Chapter XIV--The Mullion Chamber
 
'A lady with a lamp I see,
Pass through the glimmering gloom,
   And flit from room to room.'

LONGFELLOW.

For want of being able to take exercise, the first part of the night had always been sleepless with me, though my dear mother thought it wrong to recognise the habit or allow me a lamp. A fire, however, I had, and by its light, on the second night after Christmas, I saw my door noiselessly opened, and Clarence creeping in half-dressed and barefooted. To my frightened interrogation the answer came, through chattering teeth, 'It's I--only I--Ted--no--nothing's the matter, only I can't stand it any longer!'

His hands were cold as ice when he grasped mine, as if to get hold of something substantial, and he trembled so as to shake the bed. 'That room,' he faltered. ''Tis not only the moans! I've seen her!'

'Whom?'

'I don't know. There she stands with her lamp, crying!' I could scarcely distinguish the words through the clashing of his teeth, and as I threw my arms round him the shudder seemed to pass to me; but I did my best to warm him by drawing the clothes over him, and he began to gather himself together, and speak intelligibly. There had been sounds the first night as of wailing, but he had been too much preoccupied to attend to them till, soon after one o'clock, they ended in a heavy fall and long shriek, after which all was still. Christmas night had been undisturbed, but on this the voices had begun again at eleven, and had a strangely human sound; but as it was windy, sleety weather, and he had learnt at sea to disregard noises in the rigging, he drew the sheet over his head and went to sleep. 'I was dreaming that I was at sea,' he said, 'as I always do on a noisy night, but this was not a dream. I was wakened by a light in the room, and there stood a woman with a lamp, moaning and sobbing. My first notion was that one of the maids had come to call me, and I sat up; but I could not speak, and she gave another awful suppressed cry, and moved towards that walled-up door. Then I saw it was none of the servants, for it was an antique dress like an old picture. So I knew what it must be, and an unbearable horror came over me, and I rushed into the outer room, where there was a little fire left; but I heard her going on still, and I could endure it no longer. I knew you would be awake and would bear with me, so I came down to you.'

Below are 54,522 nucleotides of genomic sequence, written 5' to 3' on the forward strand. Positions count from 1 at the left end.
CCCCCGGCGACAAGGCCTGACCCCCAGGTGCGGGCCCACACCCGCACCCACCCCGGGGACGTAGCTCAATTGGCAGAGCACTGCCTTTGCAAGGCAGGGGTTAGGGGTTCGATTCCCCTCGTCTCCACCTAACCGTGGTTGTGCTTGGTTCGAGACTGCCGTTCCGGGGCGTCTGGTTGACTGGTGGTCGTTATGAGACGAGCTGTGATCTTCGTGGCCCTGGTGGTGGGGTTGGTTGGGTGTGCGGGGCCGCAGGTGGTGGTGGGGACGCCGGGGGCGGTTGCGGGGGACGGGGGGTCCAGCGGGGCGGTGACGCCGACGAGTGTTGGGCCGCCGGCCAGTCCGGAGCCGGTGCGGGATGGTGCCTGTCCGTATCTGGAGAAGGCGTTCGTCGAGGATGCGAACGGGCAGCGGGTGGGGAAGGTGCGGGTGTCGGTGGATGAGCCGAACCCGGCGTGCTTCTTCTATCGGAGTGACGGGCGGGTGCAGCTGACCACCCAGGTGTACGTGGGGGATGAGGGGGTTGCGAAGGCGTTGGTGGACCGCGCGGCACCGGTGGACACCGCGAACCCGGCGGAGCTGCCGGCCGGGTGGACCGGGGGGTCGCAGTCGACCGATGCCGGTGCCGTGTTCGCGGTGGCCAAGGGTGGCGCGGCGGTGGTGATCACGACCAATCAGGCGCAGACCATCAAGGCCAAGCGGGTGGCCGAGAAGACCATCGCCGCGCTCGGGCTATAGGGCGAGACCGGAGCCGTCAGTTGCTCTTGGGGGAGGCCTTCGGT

Then this was what Chapman and the maids had meant. This was Mrs. Sophia Selby's vulgar superstition! I found that Clarence had heard none of the mysterious whispers afloat, and only knew that Griff had deserted the room after his own return to London. I related what I had learnt from the old lady, and in that midnight hour we agreed that it could be no mere fancy or rumour, but that cruel wrong must have been done in that chamber. Our feeling was that all ought to be made known, and in that impression we fell asleep, Clarence first.

By and by I found him moving. He had heard the clock strike four, and thought it wiser to repair to his own quarters, where he believed the disturbance was over. Lucifer matches as yet were not, but he had always been a noiseless being, with a sailor's foot, so that, by the help of the moonlight through the hall windows, he regained his room.

And when morning had come, the nocturnal visitation wore such a different aspect to both our minds that we decided to say nothing to our parents, who, said Clarence, would simply disbelieve him; and, indeed, I inclined to suppose it had been an uncommonly vivid dream, produced in that sensitive nature by the uncanny sounds of the wind in the chinks and crannies of the ancient chamber. Had not Scott's Demonology and Witchcraft, which we studied hard on that day, proved all such phantoms to be explicable? The only person we told was Griff, who was amused and incredulous. He had heard the noises--oh yes! and objected to having his sleep broken by them. It was too had to expose Clarence to them--poor Bill--on whom they worked such fancies!

He interrogated Chapman, however, but probably in that bantering way which is apt to produce reserve. Chapman never 'gave heed to them fictious tales,' he said; but, when hard pressed, he allowed that he had 'heerd that a lady do walk o' winter nights,' and that was why the garden door of the old rooms was walled up. Griff asked if this was done for fear she should catch cold, and this somewhat affronted him, so that he averred that he knew nought about it, and gave no thought to such like.